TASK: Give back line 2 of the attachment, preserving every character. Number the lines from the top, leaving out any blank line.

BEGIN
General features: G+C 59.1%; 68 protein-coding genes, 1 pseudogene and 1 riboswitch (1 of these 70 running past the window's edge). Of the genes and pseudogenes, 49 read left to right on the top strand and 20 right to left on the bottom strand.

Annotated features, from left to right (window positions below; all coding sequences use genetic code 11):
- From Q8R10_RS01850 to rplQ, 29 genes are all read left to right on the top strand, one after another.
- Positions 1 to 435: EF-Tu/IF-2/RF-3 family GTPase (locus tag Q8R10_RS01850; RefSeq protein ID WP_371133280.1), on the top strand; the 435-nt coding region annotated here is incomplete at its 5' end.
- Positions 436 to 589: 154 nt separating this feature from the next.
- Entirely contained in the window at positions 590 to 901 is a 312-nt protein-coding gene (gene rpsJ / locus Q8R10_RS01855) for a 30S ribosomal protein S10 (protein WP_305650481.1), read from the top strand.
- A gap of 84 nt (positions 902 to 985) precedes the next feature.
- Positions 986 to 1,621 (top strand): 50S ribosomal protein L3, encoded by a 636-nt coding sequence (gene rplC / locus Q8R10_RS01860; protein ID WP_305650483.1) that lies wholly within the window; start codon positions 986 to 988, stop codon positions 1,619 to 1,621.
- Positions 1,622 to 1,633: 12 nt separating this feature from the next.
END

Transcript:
Annotated features, from left to right (window positions below; all coding sequences use genetic code 11):